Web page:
Letters from Japan: “We’re Not Getting Married?”
Ask Hilary: Questions From Readers Answered
Savvy Tokyo's resident "Love in Japan" columnist, Hilary Keyes, answers anonymous questions from readers on everything from dating in Japan to women’s health issues. Got a question you’d like to ask Hilary? Email it to email@example.com with the subject "Ask Hilary."
I (28) met a Japanese guy (34) several months ago. On the third date at his place, he confessed his love and we became a couple. After three months of dating him, I wanted to know his opinion about marriage because I felt ready to marry him in the next 2-3 years.
He said he wouldn’t get married in his 30s, but maybe in his 40s. He explained that he wanted to quit his current job and start his own business and as his new life wouldn’t be stable he didn’t want to get married in his 30s. I told him that I didn’t care about money, I didn’t even need a ceremony, I’d work from next year, do chores and take care of the house—basically trying to show that I wouldn’t be a burden for him but instead a supporter.
But then he started to say things like, “I’m not comfortable living together,” and “our cultures are too different,” and that “[he] was probably not the marrying type.”
I apologized for bringing up marriage and he answered saying “I can’t marry you in the next 2-3 years, so we should break up. Your time is too valuable to waste.” It seems like he made his mind up and then dumped me through text.
Do you think that I started talking about our marriage or future too soon? What does it mean if a guy says that he doesn’t want to marry in his 30s? — Confused Girl
Dear Confused Girl,
I’m sorry things didn’t work out for you, but there are a couple of things you should be able to learn from this experience to apply to future relationships.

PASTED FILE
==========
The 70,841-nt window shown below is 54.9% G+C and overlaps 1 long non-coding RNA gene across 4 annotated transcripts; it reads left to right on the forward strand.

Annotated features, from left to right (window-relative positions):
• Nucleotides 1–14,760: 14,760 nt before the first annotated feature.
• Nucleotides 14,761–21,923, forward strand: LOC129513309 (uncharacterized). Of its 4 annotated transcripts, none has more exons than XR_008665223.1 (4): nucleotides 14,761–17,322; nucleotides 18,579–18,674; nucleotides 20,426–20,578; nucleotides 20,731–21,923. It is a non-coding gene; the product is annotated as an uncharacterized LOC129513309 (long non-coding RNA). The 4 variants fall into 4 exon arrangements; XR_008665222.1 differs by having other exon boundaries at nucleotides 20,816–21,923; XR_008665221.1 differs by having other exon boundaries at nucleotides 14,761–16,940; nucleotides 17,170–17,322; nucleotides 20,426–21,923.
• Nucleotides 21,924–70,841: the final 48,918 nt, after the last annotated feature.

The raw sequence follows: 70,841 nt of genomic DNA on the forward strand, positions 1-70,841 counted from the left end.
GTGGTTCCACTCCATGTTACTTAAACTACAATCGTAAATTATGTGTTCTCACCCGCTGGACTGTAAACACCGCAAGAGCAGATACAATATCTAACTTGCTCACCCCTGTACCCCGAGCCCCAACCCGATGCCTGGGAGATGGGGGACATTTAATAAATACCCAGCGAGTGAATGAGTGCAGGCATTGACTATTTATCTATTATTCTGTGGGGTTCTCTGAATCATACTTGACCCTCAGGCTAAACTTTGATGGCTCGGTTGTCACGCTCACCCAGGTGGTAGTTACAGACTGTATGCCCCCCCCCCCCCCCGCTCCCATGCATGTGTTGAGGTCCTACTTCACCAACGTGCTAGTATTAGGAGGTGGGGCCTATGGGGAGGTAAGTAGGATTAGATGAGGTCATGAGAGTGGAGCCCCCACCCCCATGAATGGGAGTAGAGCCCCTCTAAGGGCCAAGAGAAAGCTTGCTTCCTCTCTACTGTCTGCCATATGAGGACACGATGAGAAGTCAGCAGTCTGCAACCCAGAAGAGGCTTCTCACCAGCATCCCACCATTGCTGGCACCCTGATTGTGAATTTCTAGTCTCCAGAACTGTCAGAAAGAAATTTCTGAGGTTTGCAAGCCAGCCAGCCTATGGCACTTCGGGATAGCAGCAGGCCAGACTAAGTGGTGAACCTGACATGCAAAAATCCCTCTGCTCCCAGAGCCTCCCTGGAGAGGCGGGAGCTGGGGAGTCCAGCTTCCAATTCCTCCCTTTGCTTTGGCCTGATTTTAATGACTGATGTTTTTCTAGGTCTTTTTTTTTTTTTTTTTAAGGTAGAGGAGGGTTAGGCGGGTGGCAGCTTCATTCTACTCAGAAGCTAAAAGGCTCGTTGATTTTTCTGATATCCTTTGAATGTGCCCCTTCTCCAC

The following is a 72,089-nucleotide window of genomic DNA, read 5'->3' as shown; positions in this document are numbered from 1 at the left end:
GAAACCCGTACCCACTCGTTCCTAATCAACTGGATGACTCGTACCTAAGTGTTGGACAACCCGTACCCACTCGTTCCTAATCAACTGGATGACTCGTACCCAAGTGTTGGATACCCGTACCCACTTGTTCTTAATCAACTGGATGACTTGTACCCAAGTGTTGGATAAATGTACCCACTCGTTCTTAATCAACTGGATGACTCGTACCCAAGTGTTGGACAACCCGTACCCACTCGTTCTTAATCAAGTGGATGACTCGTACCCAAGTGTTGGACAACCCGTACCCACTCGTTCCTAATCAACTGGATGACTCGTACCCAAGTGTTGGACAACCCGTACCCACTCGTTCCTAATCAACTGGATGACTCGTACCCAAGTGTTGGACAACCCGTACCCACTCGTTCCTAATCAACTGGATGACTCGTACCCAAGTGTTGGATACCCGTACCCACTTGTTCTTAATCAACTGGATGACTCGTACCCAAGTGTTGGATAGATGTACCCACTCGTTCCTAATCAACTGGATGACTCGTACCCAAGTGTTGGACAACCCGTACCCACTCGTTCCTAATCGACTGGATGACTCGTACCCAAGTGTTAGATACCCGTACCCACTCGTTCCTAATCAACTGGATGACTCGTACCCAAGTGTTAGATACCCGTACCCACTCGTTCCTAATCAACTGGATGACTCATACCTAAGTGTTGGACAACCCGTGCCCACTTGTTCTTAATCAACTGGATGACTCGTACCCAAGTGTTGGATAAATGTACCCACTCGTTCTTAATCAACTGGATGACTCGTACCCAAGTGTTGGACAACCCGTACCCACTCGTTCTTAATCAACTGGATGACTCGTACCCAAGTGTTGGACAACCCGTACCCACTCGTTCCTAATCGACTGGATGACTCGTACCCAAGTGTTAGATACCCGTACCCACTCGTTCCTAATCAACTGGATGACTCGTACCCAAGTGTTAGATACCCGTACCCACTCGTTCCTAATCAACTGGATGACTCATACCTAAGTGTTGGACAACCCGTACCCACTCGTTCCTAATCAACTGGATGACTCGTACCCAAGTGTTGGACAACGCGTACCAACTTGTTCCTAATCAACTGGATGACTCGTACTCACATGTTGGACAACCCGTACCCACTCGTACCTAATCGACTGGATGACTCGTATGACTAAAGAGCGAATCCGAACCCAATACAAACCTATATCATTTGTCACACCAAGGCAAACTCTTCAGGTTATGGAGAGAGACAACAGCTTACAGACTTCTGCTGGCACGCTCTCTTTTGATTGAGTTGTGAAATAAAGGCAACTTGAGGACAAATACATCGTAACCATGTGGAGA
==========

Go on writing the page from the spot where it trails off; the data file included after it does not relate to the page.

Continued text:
Were you only dating for three months in total? If so, that is way too early to be talking about marriage, regardless of how often you talk online. Closeness via text is no substitute for physically being present with one another. You brought up the topic of marriage when most couples are still getting used to being around one another in public and learning about each other’s likes and dislikes. The most you should have asked is whether he “had ever thought about marriage” or “if he was looking to get married in the future” and left it at that.
The most you should have asked is whether he “had ever thought about marriage” or “if he was looking to get married in the future” and left it at that.
Those are good general questions to ask if you want to see if you and he have similar ideas about the future (either as a couple or as a person in general), but you took his answer and started giving a game plan for your future together, and then giving compromises and what-ifs. Essentially you told him that you were going to be part of his future regardless, and it’s clear from the way he phrased his reply to you that he thought it was too much.